Tinnitus is the perception of sounds not generated in the external environment. It is common and many people will experience it at some point in their lives.
People with tinnitus often describe the sound as ringing, buzzing, swishing or clicking.While it can be disturbing to someone who has it, for many with tinnitus it is not a serious problem. Some, however, may require medical or surgical treatment.
Tinnitus is very common and many people will experience it at some point. Studies show that up to 10-15% of the population suffers tinnitus severe enough to seek medical attention.The prevalence increases with age. More men than women are affected.
A person with tinnitus often complains of sounds of ringing, roaring, buzzing or chirping of crickets that may involve one or both ears. There may also be complaints of pulsatile tinnitus with associated symptoms that include hearing loss and dizziness.
Tinnitus, itself, is not a disease but may be a sign of damage in the hearing system or brain.
Hearing loss is the most common cause of tinnitus. Hearing loss can be due to normal ageing or trauma to the cochlea (the hearing organ) through noise, drugs, or chemicals.
It has been suggested that because the cochlea is no longer sending normal signals to the brain, the brain develops its own noise to make up for the lack of normal sound signals.This is interpreted as sound - tinnitus.
Loud noise exposure damages the hearing and is a common cause of tinnitus. Many people are unaware and unconcerned about the harmful effects of excessively loud noise at discos or from using earphones.
Anything that affects our hearing, such as an ear infection or excess wax in the ear can make tinnitus worse.
Meniere’s disease is a common cause of subjective tinnitus. Someone suffering from this complains of fullness in the ear or hearing loss, roaring tinnitus and dizziness that can ast for hours.
Acoustic neuroma is a rare cause of subjective tinnitus. It is a tumour that grows on the nerve that leads from the brain to the inner ear.The affected person usually notices the tinnitus and hearing loss in one ear, unlike the more common type caused by hearing loss that is usually felt in both ears.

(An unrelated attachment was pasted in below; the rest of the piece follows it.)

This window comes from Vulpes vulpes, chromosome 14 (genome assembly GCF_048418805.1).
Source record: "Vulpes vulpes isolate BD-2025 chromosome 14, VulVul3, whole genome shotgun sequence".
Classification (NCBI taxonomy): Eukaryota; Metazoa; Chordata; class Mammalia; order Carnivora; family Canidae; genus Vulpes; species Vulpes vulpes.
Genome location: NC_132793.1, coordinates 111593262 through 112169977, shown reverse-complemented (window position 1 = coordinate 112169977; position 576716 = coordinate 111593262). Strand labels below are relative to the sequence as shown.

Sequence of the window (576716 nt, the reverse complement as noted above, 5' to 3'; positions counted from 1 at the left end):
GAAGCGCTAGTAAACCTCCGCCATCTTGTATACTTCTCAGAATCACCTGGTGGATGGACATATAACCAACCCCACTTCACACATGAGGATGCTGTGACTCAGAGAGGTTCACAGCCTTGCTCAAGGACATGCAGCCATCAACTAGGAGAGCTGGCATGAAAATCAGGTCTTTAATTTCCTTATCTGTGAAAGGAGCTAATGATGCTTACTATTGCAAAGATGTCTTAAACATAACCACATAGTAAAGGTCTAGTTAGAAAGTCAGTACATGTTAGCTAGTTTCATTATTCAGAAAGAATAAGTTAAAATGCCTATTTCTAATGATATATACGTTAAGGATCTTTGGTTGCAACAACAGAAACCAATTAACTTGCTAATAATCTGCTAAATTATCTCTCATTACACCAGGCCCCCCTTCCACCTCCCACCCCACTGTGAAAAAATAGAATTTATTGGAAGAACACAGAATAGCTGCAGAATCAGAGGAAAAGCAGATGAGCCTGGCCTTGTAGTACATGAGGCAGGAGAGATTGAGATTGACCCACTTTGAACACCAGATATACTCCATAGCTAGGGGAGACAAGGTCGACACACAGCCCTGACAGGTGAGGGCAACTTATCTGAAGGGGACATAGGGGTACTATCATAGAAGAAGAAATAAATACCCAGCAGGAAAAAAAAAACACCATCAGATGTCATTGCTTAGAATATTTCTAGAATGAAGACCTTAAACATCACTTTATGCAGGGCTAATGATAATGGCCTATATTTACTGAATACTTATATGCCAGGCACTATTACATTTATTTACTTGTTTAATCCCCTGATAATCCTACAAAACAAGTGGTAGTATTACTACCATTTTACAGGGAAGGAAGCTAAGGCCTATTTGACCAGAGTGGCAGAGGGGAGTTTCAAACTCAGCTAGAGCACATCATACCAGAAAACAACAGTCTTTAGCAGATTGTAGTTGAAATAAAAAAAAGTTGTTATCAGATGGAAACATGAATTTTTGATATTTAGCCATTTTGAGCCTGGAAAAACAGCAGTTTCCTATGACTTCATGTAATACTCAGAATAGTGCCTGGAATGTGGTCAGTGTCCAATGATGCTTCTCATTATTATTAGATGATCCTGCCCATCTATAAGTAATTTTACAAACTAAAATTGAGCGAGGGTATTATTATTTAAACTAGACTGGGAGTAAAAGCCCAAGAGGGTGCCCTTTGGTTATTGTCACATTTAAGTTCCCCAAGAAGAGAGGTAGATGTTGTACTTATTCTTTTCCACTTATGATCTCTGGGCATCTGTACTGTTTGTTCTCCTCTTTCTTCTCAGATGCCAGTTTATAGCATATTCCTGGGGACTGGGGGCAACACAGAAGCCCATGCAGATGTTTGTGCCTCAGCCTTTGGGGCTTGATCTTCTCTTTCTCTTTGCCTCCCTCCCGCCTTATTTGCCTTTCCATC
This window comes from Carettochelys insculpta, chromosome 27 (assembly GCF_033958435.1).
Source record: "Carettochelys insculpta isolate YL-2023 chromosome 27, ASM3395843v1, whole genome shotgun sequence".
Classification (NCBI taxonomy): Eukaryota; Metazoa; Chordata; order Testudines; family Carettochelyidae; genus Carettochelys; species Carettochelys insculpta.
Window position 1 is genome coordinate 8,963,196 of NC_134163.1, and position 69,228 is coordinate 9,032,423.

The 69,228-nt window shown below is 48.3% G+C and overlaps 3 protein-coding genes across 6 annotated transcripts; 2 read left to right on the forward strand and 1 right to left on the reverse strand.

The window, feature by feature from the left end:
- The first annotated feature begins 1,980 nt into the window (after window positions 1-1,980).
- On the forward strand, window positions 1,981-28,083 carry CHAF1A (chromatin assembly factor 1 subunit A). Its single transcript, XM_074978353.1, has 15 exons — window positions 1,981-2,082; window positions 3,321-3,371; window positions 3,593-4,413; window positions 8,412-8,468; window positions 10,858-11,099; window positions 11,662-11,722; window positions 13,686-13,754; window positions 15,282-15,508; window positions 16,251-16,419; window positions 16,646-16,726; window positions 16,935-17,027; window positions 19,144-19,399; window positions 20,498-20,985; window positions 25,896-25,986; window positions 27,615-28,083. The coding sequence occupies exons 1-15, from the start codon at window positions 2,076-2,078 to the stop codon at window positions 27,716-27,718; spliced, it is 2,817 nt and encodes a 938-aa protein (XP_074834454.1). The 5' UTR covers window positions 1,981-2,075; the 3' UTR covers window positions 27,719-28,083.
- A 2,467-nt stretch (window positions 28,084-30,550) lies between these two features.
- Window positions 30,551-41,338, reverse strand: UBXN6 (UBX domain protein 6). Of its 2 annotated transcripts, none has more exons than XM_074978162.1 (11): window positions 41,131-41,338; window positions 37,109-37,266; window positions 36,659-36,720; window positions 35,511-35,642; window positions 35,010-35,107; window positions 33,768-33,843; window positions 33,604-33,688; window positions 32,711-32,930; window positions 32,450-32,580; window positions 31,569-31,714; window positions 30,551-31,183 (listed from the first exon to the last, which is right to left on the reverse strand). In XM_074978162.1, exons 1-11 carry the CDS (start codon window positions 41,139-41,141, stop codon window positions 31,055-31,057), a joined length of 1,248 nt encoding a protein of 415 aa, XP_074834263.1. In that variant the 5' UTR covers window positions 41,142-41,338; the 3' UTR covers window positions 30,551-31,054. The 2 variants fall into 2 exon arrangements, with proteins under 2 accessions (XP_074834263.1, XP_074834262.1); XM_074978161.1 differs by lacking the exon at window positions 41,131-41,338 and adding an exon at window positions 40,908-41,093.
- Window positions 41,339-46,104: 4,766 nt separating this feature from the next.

Drugs such as aspirin (if overused) and some antibiotics are also other causes of tinnitus.
Blood flow, either through normal or abnormal blood vessels near the ear is usually the cause of objective tinnitus. Causes of pulsatile tinnitus (tinnitus that corresponds to the heartbeat) include pregnancy, anaemia, an overactive thyroid gland, or tumours involving blood vessels near the ear (glomus tumour and arteriovenous malformation).
The narrowing of the carotid artery (a major blood vessel to the brain) can also cause pulsatile tinnitus.
Benign intracranial hypertension, a condition where an increase in the pressure of the fluid surrounding the brain causes pulsatile tinnitus.
Jaw joint misalignment problems or muscles of the ear or throat ‘twitching’ can cause clicking types of tinnitus.
The ENT surgeon will take a complete history and physical examination of the head and neck including the various nerves in the area.
See an ENT specialist to determine the actual cause of your tinnitus.
A hearing test (audiogram) will be performed. Depending on the symptoms and examination as well as the type of tinnitus, other investigations may be needed. These can include either a special audiogram known as an auditory brainstem response (ABR), a brain scan such as a computerised tomography (CT) scan or magnetic resonance imaging (MRI) scan.
Treatment for tinnitus depends on the underlying cause. In most cases, tinnitus is caused by damage to the cochlea. There is normally no need for treatment in such cases other than reassurance. If the patient is extremely bothered by the tinnitus, there are a number of treatment options.
Relaxation exercises help to control muscle groups and circulation throughout the body. This may reduce the intensity of tinnitus in some individuals.
Masking of the noise with a competing sound at a constant low level, such as a ticking clock, radio static (white noise) or soothingsounds (rain, running water) may make it less noticeable, since tinnitus is usually more bothersome in quiet surroundings. Hearing aids may reduce tinnitus while the patients are wearing them.
Medications that can be prescribed include tricyclic antidepressants and betahistine. Tricyclic antidepressants may have a role especially in patients with concomitant depression. Betahistine is a vasodilator that may improve blood circulation in the cochlea. Herbal medications and vitamins that have been advocated are gingko biloba and Vitamin B.
Tinnitus Retraining Therapy (TRT) is a multimodality therapy that incorporates counselling, patient education and the use of low level white noise tinnitus maskers. This therapy has shown significant promising results in certain studies. Where the tinnitus is caused by other rare problems (such as a tumor or aneurysm), treatment of the tinnitus involves fixing the main issue.